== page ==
A few items that are of concern/interest to me as of late are topics that others have brought up. Don’t forget that disabling OnStar may be obtainable, but I surmise that disabling your cell phone would be patently dangerous in a slow slide or SHTF scenario. Learn [the details about] your cell phone, and VOTE WITH YOUR EAR! (Had to get that in there Jim!) I presume that handheld or vehicular mounted GPS systems would also create some sort of signature or locale while in operation. Is this of noteworthiness? The last unit I bought, I purchased without any registration or anything. I assume if you subscribe to a service then by definition it has its “eyes upon you.”
Another item that I seek your expertise on is how to obtain an “annual stockpile” of necessary prescriptions. How do you recommend that your like minded blog readers go about this process? My last purchase of cold medication resulted in the showing of my I.D. before I could obtain it. I hesitate to think this is an easily remedied issue. Take Care, – The Wanderer
On cellular phones: Coincidentally, I addressed these issues in another blog post that is also running today. (Wednesday, November 23, 2005.)
On GPS receivers: Pardon the following side step into ASA arcana (one of my past lives): Any radio receiver creates what is called local oscillator noise–a very weak signature that can be detected by very sophisticated monitoring equipment. But from a practical standpoint, it cannot be pinpointed except if you are up against a serious DFing team with some very sophisticated equipment, and only then if you are in an electromagnetic quiet zone such as out in the middle of a National Forest. Anywhere else, the local oscillator noise will get lost in the ambient clutter. So you can safely assume that a passive GPS receiver by itself is not a threat to your privacy. But when a GPS receiver is integrated with a cellular phone (which is of course an active transmitter), you can kiss your location privacy goodbye.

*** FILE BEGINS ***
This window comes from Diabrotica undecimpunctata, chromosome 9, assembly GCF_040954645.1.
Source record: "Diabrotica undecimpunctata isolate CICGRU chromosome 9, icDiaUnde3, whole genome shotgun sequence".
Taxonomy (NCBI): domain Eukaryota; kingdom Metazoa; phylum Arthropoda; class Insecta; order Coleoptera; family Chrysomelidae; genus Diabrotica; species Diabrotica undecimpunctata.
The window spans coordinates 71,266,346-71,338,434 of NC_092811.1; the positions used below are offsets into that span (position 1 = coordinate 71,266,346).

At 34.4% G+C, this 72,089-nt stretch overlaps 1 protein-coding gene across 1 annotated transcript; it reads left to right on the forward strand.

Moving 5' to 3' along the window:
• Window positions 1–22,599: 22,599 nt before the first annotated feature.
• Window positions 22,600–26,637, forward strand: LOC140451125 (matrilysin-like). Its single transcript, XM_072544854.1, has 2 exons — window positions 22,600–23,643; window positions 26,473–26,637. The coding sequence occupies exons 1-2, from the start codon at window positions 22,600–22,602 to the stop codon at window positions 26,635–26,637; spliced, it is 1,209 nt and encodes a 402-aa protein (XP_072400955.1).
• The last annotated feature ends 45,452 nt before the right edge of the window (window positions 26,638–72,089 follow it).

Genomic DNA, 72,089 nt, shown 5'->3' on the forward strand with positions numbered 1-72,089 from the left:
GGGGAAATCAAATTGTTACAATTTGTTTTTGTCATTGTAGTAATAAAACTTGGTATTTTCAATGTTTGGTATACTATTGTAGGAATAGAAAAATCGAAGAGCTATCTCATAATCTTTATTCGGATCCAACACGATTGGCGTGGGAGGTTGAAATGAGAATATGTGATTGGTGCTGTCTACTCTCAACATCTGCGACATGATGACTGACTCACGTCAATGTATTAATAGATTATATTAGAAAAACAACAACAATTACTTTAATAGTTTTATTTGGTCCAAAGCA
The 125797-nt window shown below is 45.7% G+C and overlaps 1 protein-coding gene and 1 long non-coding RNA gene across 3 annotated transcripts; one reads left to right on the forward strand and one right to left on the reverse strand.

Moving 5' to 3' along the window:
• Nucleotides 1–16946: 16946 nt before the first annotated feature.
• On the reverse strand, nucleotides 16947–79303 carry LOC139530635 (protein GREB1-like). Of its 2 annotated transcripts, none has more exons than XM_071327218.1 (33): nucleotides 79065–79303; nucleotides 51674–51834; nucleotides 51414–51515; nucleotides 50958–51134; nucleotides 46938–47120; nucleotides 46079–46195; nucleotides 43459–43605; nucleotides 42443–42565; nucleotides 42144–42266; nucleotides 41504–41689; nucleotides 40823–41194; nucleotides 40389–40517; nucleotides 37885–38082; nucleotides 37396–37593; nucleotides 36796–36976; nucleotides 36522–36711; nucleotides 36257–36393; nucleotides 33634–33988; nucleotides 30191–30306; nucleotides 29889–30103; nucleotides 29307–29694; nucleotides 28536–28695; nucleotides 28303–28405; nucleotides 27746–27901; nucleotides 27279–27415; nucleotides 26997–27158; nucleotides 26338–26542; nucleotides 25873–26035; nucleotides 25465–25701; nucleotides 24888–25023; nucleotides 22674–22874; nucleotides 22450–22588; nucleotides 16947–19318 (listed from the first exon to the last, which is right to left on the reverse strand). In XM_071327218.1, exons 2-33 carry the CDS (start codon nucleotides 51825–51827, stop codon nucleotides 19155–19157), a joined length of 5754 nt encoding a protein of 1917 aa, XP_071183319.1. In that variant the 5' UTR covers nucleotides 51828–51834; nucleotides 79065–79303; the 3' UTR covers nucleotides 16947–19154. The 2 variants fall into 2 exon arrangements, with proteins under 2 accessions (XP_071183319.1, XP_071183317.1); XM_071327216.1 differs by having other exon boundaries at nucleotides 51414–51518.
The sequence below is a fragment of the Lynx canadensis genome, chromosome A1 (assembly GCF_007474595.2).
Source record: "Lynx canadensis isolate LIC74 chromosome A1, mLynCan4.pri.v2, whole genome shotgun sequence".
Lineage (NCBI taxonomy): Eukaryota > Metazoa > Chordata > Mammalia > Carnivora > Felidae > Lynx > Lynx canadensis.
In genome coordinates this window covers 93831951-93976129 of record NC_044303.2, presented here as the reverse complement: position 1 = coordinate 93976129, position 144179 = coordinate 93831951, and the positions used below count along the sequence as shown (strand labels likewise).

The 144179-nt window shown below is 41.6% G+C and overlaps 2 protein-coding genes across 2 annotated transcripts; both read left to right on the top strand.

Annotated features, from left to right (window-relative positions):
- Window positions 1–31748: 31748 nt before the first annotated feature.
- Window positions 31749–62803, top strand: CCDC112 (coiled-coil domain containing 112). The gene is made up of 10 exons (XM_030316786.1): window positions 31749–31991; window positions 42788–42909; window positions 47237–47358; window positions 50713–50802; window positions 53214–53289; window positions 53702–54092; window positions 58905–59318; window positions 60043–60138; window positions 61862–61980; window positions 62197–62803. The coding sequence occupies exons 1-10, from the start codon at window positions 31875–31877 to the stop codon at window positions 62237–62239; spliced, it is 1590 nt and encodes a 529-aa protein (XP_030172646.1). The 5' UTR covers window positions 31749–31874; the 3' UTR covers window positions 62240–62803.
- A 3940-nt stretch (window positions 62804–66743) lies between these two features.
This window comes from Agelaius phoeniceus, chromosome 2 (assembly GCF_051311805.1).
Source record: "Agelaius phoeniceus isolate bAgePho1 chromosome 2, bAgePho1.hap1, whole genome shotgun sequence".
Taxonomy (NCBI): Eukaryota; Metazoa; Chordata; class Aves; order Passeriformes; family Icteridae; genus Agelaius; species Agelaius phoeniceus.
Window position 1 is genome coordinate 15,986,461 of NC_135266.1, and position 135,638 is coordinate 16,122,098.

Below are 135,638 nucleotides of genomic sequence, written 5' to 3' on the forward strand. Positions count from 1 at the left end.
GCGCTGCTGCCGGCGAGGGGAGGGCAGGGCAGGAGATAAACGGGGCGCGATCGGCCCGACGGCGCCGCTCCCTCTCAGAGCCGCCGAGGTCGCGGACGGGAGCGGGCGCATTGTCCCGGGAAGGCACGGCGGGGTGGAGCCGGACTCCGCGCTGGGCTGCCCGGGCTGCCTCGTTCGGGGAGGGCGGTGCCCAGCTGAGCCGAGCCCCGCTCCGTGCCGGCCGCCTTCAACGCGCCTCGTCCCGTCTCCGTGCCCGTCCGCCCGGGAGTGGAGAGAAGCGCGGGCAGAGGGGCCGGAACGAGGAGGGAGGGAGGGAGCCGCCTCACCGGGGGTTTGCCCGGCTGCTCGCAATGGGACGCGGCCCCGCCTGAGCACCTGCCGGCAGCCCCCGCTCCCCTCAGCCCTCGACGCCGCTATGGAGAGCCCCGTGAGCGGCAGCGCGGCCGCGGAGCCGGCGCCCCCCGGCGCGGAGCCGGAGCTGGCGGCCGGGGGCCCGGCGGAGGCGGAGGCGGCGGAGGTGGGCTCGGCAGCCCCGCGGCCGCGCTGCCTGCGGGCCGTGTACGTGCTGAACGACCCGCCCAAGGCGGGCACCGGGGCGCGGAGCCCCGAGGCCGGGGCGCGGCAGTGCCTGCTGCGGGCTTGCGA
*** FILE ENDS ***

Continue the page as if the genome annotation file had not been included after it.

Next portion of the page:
On prescription meds: It is a pity that most doctors in the urban and suburban portions of the U.S. don’t have the same mentality that is prevalent in Alaska and the more remote regions of the intermountain west. Here in the hinterboonies, many doctors are accustomed to getting requests for full-year prescriptions from ranchers, miners, bush pilots, and others that live out far beyond the sidewalks. Unless you have a relative that is an M.D., all that I can suggest is that you hunt around for a preparedness-minded doctor. Perhaps someone at church, or in your local shooting club. OBTW, I’ve heard that most LDS (“Mormon”) doctors are sympathetic to their patients that are survival-minded. As far as insurance company reimbursement goes: Good luck! Many insurance companies refuse pay for more than a three month supply.